In this article, we are going to try and demystify why as a Pro Tools user you might need Pro Tools HD Native or HDX hardware and because there is also some confusion about what features are hardware related and what are software related features, we are also going to look at Pro Tools Ultimate software, which used to be known as Pro Tools HD software.
Pro Tools HD Native and HDX Hardware
In a nutshell, a Pro Tools system with either Pro Tools HD Native and HDX offers two key features...
1. Effectively Zero Latency Monitoring
Almost zero-latency monitoring of the audio when recording, this is the time it takes for the computer to process the audio and then pass it back for you to hear. The latency in Pro Tools Native systems is dependent on the Hardware Buffer size which is measured in samples. Typically a hardware buffer size of more than 64 samples at 48K is likely to become an issue for performers as they will hear themselves late through Pro Tools.
2. More Than 32 Channels Of I/O
With Pro Tools HD Native and HDX systems, you can have more than 32 Inputs and 32 outputs in use simultaneously. Whereas Pro Tools Native systems can only handle up to 32 inputs and 32 outputs at the same time. Even if your interface has more inputs and outputs you will only be able to use a maximum of 32 of each at any one time. With Pro Tools HD Native you can have up to 64 inputs and 64 outputs in use at any one time and with an HDX system, it is 64 channels of I/O per HDX card. This means if you have an HDX3 system with 3 cards you can have up to 192 inputs and 192 outputs in use at the same time.
|Supported Tracks||Pro Tools Native||Pro Tools HD Native||Pro Tools HDX||Pro Tools Ultimate
|Maximum simultaneous audio tracks @ 48kHz||128||256||256 per HDX card. Up to a maximum of 768||256|
|Maximum inputs (hardware dependent)||32||64||64 per HDX card. Up to a maximum of 192||32|
Maximum I/O Configuration with HDX
HDX supports up to a maximum combination of 12 of the following audio interfaces:
HD OMNI (only 1 HD OMNI interface is supported in a single system)
HD I/O (up to 12 HD I/O interfaces can be used simultaneously—requires 3 HDX cards)
HD MADI (up to 3 HD MADI interfaces can be used simultaneously—requires 3 HDX cards)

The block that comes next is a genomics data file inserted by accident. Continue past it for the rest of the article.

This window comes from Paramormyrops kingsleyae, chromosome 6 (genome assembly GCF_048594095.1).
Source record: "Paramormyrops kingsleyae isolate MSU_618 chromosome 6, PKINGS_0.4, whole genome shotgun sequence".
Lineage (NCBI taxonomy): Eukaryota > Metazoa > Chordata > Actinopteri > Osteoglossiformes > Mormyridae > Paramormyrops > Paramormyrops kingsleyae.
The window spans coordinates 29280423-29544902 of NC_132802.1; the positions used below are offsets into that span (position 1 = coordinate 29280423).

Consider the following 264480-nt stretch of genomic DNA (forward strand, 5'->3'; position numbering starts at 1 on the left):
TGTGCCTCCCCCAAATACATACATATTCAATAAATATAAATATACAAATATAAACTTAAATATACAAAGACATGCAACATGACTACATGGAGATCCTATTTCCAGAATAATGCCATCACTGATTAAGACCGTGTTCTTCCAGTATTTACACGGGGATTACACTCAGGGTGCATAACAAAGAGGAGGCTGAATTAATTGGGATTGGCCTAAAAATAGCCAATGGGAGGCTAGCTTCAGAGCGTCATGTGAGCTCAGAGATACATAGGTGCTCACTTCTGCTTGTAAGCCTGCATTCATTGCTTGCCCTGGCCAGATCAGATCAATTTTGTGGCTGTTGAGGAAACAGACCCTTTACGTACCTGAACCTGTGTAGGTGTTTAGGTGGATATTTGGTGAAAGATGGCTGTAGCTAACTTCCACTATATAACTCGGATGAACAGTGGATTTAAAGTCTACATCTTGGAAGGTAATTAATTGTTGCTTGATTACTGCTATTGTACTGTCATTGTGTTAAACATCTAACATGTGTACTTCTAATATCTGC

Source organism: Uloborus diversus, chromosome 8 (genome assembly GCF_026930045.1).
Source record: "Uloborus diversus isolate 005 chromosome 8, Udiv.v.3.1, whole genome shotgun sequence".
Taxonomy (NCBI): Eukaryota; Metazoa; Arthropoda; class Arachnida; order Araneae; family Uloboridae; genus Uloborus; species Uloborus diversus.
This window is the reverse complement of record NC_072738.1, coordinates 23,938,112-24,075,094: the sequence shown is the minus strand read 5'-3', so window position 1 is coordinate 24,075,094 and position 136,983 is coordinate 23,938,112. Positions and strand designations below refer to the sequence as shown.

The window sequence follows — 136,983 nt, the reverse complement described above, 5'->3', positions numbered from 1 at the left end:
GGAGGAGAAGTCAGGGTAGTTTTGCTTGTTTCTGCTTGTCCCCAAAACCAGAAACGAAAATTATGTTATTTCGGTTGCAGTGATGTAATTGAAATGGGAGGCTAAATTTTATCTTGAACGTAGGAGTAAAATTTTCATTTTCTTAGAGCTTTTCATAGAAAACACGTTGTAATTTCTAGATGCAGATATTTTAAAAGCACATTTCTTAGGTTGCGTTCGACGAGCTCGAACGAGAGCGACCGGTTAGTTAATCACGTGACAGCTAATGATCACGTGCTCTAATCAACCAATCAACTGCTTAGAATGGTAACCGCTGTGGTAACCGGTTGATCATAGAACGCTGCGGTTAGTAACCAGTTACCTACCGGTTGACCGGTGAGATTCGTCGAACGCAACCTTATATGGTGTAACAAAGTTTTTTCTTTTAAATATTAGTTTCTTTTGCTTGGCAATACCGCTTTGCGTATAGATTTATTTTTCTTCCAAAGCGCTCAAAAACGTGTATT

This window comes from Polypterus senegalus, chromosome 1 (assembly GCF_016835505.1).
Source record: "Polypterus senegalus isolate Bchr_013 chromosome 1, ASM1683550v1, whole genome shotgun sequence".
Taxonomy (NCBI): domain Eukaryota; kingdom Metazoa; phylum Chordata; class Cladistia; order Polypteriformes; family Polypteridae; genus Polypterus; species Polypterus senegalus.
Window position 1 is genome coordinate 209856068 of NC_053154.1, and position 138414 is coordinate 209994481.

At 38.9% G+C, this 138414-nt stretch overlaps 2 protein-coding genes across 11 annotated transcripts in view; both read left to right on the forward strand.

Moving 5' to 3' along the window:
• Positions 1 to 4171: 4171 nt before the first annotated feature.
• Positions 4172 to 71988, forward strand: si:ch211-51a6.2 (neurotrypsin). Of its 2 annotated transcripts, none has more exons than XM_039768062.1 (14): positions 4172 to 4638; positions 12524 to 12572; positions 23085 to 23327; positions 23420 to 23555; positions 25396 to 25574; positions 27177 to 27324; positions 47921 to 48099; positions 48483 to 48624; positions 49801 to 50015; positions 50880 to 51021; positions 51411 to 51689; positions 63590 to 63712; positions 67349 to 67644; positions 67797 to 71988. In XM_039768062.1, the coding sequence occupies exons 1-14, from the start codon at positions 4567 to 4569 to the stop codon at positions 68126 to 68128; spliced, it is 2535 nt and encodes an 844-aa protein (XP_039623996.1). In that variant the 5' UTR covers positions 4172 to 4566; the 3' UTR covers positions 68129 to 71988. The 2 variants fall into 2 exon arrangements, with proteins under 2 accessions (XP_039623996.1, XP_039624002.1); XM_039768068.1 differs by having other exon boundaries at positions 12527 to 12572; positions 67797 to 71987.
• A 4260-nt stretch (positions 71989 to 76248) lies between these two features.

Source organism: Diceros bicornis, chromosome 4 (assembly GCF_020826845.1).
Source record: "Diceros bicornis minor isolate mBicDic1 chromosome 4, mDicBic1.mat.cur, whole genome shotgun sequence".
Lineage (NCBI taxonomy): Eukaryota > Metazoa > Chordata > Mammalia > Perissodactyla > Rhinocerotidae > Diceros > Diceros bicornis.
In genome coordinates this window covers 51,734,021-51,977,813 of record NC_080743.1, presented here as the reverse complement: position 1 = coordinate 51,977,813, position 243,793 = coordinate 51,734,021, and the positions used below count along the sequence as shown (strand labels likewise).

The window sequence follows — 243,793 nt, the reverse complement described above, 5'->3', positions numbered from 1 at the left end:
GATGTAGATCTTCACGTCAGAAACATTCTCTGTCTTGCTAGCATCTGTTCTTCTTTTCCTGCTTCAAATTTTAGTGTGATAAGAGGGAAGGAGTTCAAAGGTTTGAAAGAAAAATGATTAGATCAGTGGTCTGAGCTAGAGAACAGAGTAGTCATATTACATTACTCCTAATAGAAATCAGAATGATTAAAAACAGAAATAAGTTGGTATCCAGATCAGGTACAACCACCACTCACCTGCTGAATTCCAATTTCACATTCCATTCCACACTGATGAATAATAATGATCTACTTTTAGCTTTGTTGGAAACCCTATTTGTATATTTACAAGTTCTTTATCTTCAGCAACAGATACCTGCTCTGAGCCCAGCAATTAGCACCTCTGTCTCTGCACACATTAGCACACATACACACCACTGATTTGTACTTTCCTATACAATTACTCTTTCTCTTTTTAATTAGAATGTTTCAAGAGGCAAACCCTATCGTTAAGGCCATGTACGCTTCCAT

MTRX (up to 12 MTRX interfaces can be used simultaneously—requires 3 HDX cards)
Maximum I/O Configuration with HD Native
HD Native supports up to a maximum combination of up to 4 total of the following audio interfaces:
HD OMNI (only 1 HD OMNI interface is supported in a single HD Native system)
HDI/O (up to 4 HD I/O interfaces can be used simultaneously)
HD MADI (full connectivity with 1 HD MADI interface is possible when both DigiLink ports of the HD MADI simultaneous to both DigiLink ports on the HD Native PCIe card or Thunderbolt interface)
MTRX (up to 4 MTRX interfaces can be used simultaneously)
Other Benefits Of A Pro Tools HDX and/or HD Native system
A Pro Tools Native card doesn't have any DSP on it for use with AAX DSP plug-ins, whereas the HDX cards do. This means an HDX based Pro Tools system can have low latency AAX DSP plug-ins in use, which means you can track and/or monitor through AAX DSP plug-ins with virtually no latency, bypassing the latency which is inherent in a Pro Tools Native system.
However, you need to consider what you are doing. Be aware that there are very few virtual instruments that are DSP based plug-ins so if you are mainly using virtual instrument plug-ins then an HDX system may not be the best system for you.
If you are running Pro Tools HDX then you can check out our AAX Database to see which plug-ins are available in AAX DSP format as well as AAX Native format.
Larger Track Counts
If you are working on sessions with big track counts such as large audio recordings, TV, film or gaming then you will probably need a Pro Tools HD Native or HDX system. A Pro Tools HDX system with just one card is going to give you some serious horsepower, allowing for low latency tracking and higher track counts, it’s also worth remembering that if you work with sound-to-picture then latency is going to be a killer for trying to work with audio and picture sync. It would make ADR or foley work almost impossible. Although you can get up to 256 tracks just by getting Pro Tools Ultimate software you will still have the latency to contend with. If you need more than 256 tracks at any one time you will have to go for HDX hardware with more than 1 HDX card.
Although Pro Tools Native supports MIDI timecode, if you need to support full-blown SMPTE timecode then you will need a Pro Tools Sync HD unit and a Sync HD unit only works with Pro Tools HD Native and HDX hardware-based system. Although there is less need for SMPTE timecode to lock tape machines to Pro Tools these days, there is still a need to lock Digital Console automation systems to Pro Tools so that the automation systems can run in sync with Pro Tools. You will also need MachineControl for this, which is now bundled as part of Pro Tools Ultimate, and MachineControl only works with Pro Tools Native and HDX systems.
On your HDX or HD Native system you can use the SYNC HD to resolve Pro Tools recording and playback speed with any of the following clock reference sources while slaving Pro Tools to timecode:
House video reference (SD or HD)
1 x Word Clock
AES/EBU “null” clock
Compensate for Delays After Record Pass